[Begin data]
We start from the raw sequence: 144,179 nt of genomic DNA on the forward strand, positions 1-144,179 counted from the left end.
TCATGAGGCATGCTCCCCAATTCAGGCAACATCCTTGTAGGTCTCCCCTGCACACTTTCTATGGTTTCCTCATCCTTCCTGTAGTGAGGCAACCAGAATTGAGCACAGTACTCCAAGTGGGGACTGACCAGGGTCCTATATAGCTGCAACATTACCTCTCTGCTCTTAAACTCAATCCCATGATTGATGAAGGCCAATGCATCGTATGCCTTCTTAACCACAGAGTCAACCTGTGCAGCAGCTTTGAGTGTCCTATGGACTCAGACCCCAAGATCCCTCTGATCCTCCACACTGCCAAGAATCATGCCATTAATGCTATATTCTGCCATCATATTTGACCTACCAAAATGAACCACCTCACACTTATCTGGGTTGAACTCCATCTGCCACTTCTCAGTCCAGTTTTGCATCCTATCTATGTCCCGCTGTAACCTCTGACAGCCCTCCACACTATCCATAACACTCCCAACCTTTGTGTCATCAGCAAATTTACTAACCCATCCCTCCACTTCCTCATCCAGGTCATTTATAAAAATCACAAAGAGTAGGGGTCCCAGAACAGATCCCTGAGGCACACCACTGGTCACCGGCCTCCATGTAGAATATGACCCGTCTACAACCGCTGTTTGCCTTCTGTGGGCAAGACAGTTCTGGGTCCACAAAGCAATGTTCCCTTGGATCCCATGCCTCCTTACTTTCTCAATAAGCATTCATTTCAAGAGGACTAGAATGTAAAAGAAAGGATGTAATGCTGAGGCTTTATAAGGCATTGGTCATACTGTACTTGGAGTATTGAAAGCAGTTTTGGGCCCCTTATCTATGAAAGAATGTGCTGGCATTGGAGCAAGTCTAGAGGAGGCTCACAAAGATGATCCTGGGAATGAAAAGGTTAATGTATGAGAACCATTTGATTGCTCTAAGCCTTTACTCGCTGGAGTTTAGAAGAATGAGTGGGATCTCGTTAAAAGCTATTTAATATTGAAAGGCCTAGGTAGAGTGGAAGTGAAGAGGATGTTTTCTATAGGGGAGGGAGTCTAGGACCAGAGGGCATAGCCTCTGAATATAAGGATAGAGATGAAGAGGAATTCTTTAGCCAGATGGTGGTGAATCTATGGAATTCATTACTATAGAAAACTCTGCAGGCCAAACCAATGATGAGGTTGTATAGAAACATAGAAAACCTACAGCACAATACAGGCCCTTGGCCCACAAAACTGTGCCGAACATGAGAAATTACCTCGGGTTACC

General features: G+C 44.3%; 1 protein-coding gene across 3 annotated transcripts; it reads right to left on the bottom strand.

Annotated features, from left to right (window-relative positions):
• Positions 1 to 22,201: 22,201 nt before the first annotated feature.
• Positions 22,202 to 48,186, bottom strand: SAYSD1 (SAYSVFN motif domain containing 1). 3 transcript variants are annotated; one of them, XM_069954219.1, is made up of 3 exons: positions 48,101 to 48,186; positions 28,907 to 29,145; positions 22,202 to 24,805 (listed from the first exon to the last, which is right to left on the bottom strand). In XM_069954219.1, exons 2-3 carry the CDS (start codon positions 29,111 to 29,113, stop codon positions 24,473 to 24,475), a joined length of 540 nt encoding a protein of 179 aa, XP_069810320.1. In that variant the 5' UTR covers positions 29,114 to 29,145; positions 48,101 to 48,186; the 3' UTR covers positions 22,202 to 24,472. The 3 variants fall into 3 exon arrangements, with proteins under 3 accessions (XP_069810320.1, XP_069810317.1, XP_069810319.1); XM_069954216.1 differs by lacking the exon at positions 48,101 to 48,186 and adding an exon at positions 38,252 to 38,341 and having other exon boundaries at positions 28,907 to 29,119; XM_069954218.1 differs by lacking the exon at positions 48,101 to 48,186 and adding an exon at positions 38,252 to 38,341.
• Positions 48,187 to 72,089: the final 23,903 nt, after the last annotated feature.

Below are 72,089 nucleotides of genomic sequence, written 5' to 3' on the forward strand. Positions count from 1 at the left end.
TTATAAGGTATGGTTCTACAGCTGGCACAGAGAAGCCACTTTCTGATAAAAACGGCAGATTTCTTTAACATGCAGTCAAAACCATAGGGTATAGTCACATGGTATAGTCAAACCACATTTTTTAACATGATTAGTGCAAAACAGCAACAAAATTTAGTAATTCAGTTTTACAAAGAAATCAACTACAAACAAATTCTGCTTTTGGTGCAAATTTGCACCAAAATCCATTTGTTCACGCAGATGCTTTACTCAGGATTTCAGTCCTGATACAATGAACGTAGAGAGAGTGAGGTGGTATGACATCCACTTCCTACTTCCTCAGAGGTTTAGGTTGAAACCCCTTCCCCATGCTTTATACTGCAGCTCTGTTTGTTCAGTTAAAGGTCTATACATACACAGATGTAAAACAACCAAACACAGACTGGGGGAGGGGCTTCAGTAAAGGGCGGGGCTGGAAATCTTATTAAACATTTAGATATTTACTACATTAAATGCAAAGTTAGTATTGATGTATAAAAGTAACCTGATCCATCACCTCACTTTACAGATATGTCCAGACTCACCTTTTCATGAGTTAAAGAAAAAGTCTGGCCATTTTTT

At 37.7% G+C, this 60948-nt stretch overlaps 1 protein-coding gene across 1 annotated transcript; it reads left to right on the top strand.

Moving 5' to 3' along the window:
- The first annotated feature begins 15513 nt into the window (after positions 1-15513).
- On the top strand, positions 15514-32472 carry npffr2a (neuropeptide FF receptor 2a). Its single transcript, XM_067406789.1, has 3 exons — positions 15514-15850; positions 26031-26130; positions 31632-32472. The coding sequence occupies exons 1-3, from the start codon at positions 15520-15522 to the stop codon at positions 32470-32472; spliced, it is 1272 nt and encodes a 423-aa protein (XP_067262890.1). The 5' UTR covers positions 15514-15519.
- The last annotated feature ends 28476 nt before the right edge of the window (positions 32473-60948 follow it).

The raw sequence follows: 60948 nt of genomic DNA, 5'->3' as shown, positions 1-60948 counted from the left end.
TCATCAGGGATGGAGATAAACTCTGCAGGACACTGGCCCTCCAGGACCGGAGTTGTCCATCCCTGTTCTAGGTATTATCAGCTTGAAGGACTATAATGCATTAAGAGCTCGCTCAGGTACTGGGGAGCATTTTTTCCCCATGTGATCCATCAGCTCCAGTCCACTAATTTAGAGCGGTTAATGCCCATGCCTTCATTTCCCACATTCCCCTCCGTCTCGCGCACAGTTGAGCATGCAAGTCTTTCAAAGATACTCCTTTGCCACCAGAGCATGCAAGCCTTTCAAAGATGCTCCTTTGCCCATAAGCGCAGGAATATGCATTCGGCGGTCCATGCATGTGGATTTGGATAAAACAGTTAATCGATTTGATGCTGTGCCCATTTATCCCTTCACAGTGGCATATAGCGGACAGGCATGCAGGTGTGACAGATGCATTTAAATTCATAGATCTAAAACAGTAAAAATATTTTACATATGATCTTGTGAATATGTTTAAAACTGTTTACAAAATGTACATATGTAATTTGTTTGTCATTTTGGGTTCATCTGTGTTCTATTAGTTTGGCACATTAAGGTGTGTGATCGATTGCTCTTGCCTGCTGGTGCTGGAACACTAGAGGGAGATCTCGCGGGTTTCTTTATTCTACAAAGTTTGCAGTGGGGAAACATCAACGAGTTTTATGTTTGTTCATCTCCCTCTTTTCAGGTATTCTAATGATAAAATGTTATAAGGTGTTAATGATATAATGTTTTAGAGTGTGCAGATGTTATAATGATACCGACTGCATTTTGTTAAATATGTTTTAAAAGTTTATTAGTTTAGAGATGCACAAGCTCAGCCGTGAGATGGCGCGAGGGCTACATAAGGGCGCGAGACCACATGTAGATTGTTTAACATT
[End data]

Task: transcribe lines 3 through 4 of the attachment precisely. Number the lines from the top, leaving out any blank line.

General features: G+C 44.3%; 1 protein-coding gene across 3 annotated transcripts; it reads right to left on the bottom strand.

Annotated features, from left to right (window-relative positions):